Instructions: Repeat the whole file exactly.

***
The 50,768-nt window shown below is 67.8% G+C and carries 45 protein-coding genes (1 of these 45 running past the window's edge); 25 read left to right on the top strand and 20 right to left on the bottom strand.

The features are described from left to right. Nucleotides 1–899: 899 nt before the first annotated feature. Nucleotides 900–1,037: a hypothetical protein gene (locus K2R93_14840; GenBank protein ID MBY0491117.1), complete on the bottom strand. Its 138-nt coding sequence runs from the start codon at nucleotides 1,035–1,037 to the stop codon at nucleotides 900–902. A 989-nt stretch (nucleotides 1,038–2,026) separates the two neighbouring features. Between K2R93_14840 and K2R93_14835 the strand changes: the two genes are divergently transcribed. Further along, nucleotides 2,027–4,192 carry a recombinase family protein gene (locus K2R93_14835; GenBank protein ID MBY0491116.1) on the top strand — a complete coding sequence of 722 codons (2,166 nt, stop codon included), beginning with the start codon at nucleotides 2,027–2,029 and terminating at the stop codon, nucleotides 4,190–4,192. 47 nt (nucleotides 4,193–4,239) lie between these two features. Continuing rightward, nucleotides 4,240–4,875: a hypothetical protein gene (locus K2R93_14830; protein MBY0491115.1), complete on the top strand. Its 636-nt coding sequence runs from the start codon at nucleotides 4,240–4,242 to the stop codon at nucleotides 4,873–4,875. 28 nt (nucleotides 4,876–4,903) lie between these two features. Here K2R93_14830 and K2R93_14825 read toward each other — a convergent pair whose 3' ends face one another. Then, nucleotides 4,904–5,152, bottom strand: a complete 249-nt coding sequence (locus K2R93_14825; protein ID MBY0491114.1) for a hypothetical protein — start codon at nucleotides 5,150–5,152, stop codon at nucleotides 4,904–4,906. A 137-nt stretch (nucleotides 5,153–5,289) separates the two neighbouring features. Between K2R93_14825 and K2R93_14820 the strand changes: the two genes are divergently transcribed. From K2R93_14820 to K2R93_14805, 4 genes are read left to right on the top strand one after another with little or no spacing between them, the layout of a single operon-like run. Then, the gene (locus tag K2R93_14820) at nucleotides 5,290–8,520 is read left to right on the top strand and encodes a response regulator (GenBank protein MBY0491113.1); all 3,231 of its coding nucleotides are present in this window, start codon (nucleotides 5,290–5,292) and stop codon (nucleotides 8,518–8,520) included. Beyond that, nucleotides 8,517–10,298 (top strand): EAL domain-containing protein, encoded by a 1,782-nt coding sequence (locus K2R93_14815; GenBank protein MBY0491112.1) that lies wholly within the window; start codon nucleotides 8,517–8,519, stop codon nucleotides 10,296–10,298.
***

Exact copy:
The 50,768-nt window shown below is 67.8% G+C and carries 45 protein-coding genes (1 of these 45 running past the window's edge); 25 read left to right on the top strand and 20 right to left on the bottom strand.

The features are described from left to right. Nucleotides 1–899: 899 nt before the first annotated feature. Nucleotides 900–1,037: a hypothetical protein gene (locus K2R93_14840; GenBank protein ID MBY0491117.1), complete on the bottom strand. Its 138-nt coding sequence runs from the start codon at nucleotides 1,035–1,037 to the stop codon at nucleotides 900–902. A 989-nt stretch (nucleotides 1,038–2,026) separates the two neighbouring features. Between K2R93_14840 and K2R93_14835 the strand changes: the two genes are divergently transcribed. Further along, nucleotides 2,027–4,192 carry a recombinase family protein gene (locus K2R93_14835; GenBank protein ID MBY0491116.1) on the top strand — a complete coding sequence of 722 codons (2,166 nt, stop codon included), beginning with the start codon at nucleotides 2,027–2,029 and terminating at the stop codon, nucleotides 4,190–4,192. 47 nt (nucleotides 4,193–4,239) lie between these two features. Continuing rightward, nucleotides 4,240–4,875: a hypothetical protein gene (locus K2R93_14830; protein MBY0491115.1), complete on the top strand. Its 636-nt coding sequence runs from the start codon at nucleotides 4,240–4,242 to the stop codon at nucleotides 4,873–4,875. 28 nt (nucleotides 4,876–4,903) lie between these two features. Here K2R93_14830 and K2R93_14825 read toward each other — a convergent pair whose 3' ends face one another. Then, nucleotides 4,904–5,152, bottom strand: a complete 249-nt coding sequence (locus K2R93_14825; protein ID MBY0491114.1) for a hypothetical protein — start codon at nucleotides 5,150–5,152, stop codon at nucleotides 4,904–4,906. A 137-nt stretch (nucleotides 5,153–5,289) separates the two neighbouring features. Between K2R93_14825 and K2R93_14820 the strand changes: the two genes are divergently transcribed. From K2R93_14820 to K2R93_14805, 4 genes are read left to right on the top strand one after another with little or no spacing between them, the layout of a single operon-like run. Then, the gene (locus tag K2R93_14820) at nucleotides 5,290–8,520 is read left to right on the top strand and encodes a response regulator (GenBank protein MBY0491113.1); all 3,231 of its coding nucleotides are present in this window, start codon (nucleotides 5,290–5,292) and stop codon (nucleotides 8,518–8,520) included. Beyond that, nucleotides 8,517–10,298 (top strand): EAL domain-containing protein, encoded by a 1,782-nt coding sequence (locus K2R93_14815; GenBank protein MBY0491112.1) that lies wholly within the window; start codon nucleotides 8,517–8,519, stop codon nucleotides 10,296–10,298.